Fans are special.  We are more than just enthusiasts who enjoy a piece of work, fans connect with the work.  We feel it.

Fans love

Fans share a bond with the works they love and with one another.   Fans' passion is infectious, spreading the the works they love to others.

The love of a fan is a blessing to a responsible creator, but it is a curse to the reckless.

  • Farscape fans kept the series alive despite the many attempts by the network to cancel it.
  • Star Trek fans helped kept the series alive until the death of Gene Roddenberry when studio pushed the franchise away from its heart.
  • Heroes and X-files fans fell in love with disparate aspects of their respective franchises, but when the series lost their way through a lack of focus on the part of the studios.

If a fan's love is scorned or goes unappreciated, the fan reacts in the same way a jilted lover would.  If a fan's heart turns cold, it is almost impossible to rekindle it.

Fans Know

Ulic Qel-Droma
Image via Wikipedia

Fans know things about the things they love and enthusiasts don’t.

Anyone can quote Star Trek or Star Wars because many of the aphorisms have gone mainstream, but a Star Wars Fan knows who Ulic Qel-Droma and Exar Kun are.  They have become such an important part of the Saga.  They know the Chewbacca died on Sernpidal during the Yuuzhan Vong war trying to save Han Solo's youngest son.

Fandom is not defined by obscure knowledge.  On the contrary, a fans love for a franchise causes them to seek out everything they can from that franchise.  We read the books and watch the OVAs.  A fan remembers the details and more often than not knows the minutia.

Fans participate

Fans create and enjoy filk, fanfiction, fan films, fan art, costumes and conventions.  We often play role playing games, video games and MMOs in the settings we love.

Fan participation is the most commonly mocked aspects of SF fandom.  No one mocks a music fan's attendance of a concert or a sport fan attending a game.  They don't even mock the wearing of band shirts or sports jerseys, or fantasy football or rock and roll camp.  These are not different from conventions, or filk, or role playing, or cosplay.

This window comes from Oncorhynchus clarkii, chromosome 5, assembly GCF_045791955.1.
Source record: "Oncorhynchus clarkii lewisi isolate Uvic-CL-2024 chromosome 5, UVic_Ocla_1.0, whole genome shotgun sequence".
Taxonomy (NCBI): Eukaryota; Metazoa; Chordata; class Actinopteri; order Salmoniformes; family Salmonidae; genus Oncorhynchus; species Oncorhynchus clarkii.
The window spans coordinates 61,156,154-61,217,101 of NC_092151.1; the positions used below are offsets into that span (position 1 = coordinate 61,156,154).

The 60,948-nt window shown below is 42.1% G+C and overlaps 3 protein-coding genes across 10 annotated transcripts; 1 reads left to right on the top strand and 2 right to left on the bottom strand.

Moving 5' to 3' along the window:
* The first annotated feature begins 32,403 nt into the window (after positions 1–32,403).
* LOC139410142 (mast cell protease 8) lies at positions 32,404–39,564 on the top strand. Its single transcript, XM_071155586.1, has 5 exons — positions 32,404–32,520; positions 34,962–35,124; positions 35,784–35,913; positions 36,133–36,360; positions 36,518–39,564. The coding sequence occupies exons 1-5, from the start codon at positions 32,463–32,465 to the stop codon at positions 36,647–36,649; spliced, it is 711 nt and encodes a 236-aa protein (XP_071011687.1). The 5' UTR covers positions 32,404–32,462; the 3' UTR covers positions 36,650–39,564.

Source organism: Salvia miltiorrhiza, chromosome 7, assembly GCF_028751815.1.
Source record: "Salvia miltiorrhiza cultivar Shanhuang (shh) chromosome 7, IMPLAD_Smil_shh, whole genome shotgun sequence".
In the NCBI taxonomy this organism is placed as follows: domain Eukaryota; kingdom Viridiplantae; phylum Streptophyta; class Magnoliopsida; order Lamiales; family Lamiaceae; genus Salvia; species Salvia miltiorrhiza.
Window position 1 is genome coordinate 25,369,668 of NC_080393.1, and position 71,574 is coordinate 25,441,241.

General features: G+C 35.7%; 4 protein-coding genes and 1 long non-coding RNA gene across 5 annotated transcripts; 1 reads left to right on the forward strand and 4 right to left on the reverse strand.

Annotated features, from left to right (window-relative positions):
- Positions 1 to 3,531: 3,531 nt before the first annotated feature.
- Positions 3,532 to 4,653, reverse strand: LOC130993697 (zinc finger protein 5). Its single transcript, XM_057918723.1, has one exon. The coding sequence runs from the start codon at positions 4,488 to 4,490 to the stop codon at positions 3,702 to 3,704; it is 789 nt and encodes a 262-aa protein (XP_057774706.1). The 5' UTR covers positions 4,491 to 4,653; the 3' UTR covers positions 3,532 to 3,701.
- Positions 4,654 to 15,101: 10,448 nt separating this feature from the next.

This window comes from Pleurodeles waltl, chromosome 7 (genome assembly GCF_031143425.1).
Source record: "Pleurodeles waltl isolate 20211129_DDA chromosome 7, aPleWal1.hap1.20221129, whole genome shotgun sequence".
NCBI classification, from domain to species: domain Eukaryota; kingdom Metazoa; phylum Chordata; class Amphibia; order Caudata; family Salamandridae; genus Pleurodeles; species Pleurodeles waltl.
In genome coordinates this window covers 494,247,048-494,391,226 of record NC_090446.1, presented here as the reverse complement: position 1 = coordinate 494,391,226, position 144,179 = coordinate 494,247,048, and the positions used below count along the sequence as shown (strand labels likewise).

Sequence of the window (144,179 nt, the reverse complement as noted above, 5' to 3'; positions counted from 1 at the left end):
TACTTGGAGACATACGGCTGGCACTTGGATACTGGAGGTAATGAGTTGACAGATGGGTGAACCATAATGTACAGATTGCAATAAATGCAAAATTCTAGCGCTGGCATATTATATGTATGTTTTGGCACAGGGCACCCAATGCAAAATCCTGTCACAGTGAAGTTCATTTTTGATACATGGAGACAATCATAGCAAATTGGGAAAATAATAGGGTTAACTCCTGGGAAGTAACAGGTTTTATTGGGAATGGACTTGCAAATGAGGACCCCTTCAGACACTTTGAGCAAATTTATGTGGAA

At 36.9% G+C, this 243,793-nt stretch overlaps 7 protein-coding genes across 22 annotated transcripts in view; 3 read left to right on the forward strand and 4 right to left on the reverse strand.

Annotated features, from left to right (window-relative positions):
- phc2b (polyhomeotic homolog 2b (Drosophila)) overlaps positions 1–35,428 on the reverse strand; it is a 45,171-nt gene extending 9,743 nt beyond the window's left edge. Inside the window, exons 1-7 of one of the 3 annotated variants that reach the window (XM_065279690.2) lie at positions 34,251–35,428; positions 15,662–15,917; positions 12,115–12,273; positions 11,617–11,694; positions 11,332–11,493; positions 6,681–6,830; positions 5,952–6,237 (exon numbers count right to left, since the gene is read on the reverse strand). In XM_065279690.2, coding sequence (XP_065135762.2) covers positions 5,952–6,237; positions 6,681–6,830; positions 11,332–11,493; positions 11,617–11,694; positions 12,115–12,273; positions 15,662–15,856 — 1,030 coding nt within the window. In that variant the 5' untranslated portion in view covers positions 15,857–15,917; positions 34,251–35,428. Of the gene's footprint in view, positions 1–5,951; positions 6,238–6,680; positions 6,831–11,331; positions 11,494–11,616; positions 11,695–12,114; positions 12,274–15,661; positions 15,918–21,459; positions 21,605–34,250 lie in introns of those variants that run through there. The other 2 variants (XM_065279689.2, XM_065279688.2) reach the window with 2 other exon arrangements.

Fans support

Fans support what we love.  We buy the books, DVDs, and games.

This is where modern fandom is in the most trouble.  The studios and publishers have not offered fans the options they want for media they consume.  DRM (digital rights management) and region codes restrict how and where media can me viewed.

International fans often have few options for obtaining media other than piracy.

Media companies have to listen to the fans and make media available in as many ways as possible to they do not drive money away.  They also must learn that they are not owners of their franchises, they are caretakers and conservators.  The tighter they hold on to outdated and outmoded concepts of ownership, the smaller market they will have and the most desperate they will become.

What we love supports us.

"Never give up, never surrender!"
Image by barcanna via Flickr

Fans often gather insight and inspiration from the franchises they love.  In moments of fear, I have found myself reciting the Bene Geseret prayer from Dune.  It is also not uncommon for fans to quote dialogue to make a point.

These franchises are not just shows or books we like.  More than we realize they are the myths that help us:

  1. talk about the aspects of life that are impossible to discuss straight on.
  2. see the connections between our lives and the transcendent mysteries.
  3. develop a pattern of living with honor, integrity, and purpose.
  4. react the trial, tribulations, and joyful moments of life.

This is why fans embraced the movie Galaxy Quest.  It is a love letter to fandom, showing at its most extreme, but also showing it for what it is.  A culture that gives hope and inspiration to millions.

Are you a fan?

Here are a few questions to ask yourself.  The more times you answer yes, the better the likelihood you are a fan.

  • Have you ever connected with a work on a deep level?
  • Have you ever enjoyed something so much you rushed to tell someone?
  • Have you ever played a game, watched an OVA, or read a book that is part of the extended universe of a franchise you love?
  • Have you ever debated or conversed with someone about an aspect of a franchise's setting or the minutia of a setting?